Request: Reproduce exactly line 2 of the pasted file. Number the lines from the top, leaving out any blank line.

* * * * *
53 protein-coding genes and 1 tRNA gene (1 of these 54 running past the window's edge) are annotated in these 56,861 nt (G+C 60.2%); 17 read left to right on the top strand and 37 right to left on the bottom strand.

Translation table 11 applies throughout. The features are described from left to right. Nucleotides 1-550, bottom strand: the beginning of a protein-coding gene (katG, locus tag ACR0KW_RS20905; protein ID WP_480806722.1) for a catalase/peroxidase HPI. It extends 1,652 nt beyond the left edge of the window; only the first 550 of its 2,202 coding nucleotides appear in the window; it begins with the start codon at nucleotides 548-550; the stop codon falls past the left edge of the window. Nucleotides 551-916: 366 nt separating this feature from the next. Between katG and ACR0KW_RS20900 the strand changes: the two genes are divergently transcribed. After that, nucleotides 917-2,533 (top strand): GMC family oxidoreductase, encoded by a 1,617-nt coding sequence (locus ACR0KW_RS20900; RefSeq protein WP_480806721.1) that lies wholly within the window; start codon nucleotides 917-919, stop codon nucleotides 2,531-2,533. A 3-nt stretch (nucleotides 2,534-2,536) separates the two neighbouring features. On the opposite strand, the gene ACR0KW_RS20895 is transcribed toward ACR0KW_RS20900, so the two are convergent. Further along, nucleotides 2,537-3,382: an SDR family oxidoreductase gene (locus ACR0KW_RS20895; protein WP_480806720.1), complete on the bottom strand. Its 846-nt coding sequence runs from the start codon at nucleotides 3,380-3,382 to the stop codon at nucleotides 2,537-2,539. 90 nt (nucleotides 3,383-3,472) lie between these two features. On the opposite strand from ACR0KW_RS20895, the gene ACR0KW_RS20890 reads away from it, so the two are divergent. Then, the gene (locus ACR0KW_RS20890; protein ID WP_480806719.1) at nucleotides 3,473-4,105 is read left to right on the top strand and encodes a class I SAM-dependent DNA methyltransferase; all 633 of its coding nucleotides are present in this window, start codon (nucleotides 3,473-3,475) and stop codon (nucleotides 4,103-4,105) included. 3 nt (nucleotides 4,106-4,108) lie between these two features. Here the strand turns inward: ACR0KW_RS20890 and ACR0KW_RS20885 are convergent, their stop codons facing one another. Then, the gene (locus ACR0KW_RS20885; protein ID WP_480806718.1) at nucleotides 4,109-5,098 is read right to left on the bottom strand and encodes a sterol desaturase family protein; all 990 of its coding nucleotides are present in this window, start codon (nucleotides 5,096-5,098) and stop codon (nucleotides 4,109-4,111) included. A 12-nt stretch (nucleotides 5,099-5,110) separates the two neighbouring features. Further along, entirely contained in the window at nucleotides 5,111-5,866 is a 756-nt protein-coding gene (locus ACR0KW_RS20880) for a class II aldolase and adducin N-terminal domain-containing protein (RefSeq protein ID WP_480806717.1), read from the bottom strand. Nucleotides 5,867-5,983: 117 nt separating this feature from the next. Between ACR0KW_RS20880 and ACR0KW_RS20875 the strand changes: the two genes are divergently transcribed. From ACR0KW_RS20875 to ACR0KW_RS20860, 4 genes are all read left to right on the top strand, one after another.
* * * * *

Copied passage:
Translation table 11 applies throughout. The features are described from left to right. Nucleotides 1-550, bottom strand: the beginning of a protein-coding gene (katG, locus tag ACR0KW_RS20905; protein ID WP_480806722.1) for a catalase/peroxidase HPI. It extends 1,652 nt beyond the left edge of the window; only the first 550 of its 2,202 coding nucleotides appear in the window; it begins with the start codon at nucleotides 548-550; the stop codon falls past the left edge of the window. Nucleotides 551-916: 366 nt separating this feature from the next. Between katG and ACR0KW_RS20900 the strand changes: the two genes are divergently transcribed. After that, nucleotides 917-2,533 (top strand): GMC family oxidoreductase, encoded by a 1,617-nt coding sequence (locus ACR0KW_RS20900; RefSeq protein WP_480806721.1) that lies wholly within the window; start codon nucleotides 917-919, stop codon nucleotides 2,531-2,533. A 3-nt stretch (nucleotides 2,534-2,536) separates the two neighbouring features. On the opposite strand, the gene ACR0KW_RS20895 is transcribed toward ACR0KW_RS20900, so the two are convergent. Further along, nucleotides 2,537-3,382: an SDR family oxidoreductase gene (locus ACR0KW_RS20895; protein WP_480806720.1), complete on the bottom strand. Its 846-nt coding sequence runs from the start codon at nucleotides 3,380-3,382 to the stop codon at nucleotides 2,537-2,539. 90 nt (nucleotides 3,383-3,472) lie between these two features. On the opposite strand from ACR0KW_RS20895, the gene ACR0KW_RS20890 reads away from it, so the two are divergent. Then, the gene (locus ACR0KW_RS20890; protein ID WP_480806719.1) at nucleotides 3,473-4,105 is read left to right on the top strand and encodes a class I SAM-dependent DNA methyltransferase; all 633 of its coding nucleotides are present in this window, start codon (nucleotides 3,473-3,475) and stop codon (nucleotides 4,103-4,105) included. 3 nt (nucleotides 4,106-4,108) lie between these two features. Here the strand turns inward: ACR0KW_RS20890 and ACR0KW_RS20885 are convergent, their stop codons facing one another. Then, the gene (locus ACR0KW_RS20885; protein ID WP_480806718.1) at nucleotides 4,109-5,098 is read right to left on the bottom strand and encodes a sterol desaturase family protein; all 990 of its coding nucleotides are present in this window, start codon (nucleotides 5,096-5,098) and stop codon (nucleotides 4,109-4,111) included. A 12-nt stretch (nucleotides 5,099-5,110) separates the two neighbouring features. Further along, entirely contained in the window at nucleotides 5,111-5,866 is a 756-nt protein-coding gene (locus ACR0KW_RS20880) for a class II aldolase and adducin N-terminal domain-containing protein (RefSeq protein ID WP_480806717.1), read from the bottom strand. Nucleotides 5,867-5,983: 117 nt separating this feature from the next. Between ACR0KW_RS20880 and ACR0KW_RS20875 the strand changes: the two genes are divergently transcribed. From ACR0KW_RS20875 to ACR0KW_RS20860, 4 genes are all read left to right on the top strand, one after another.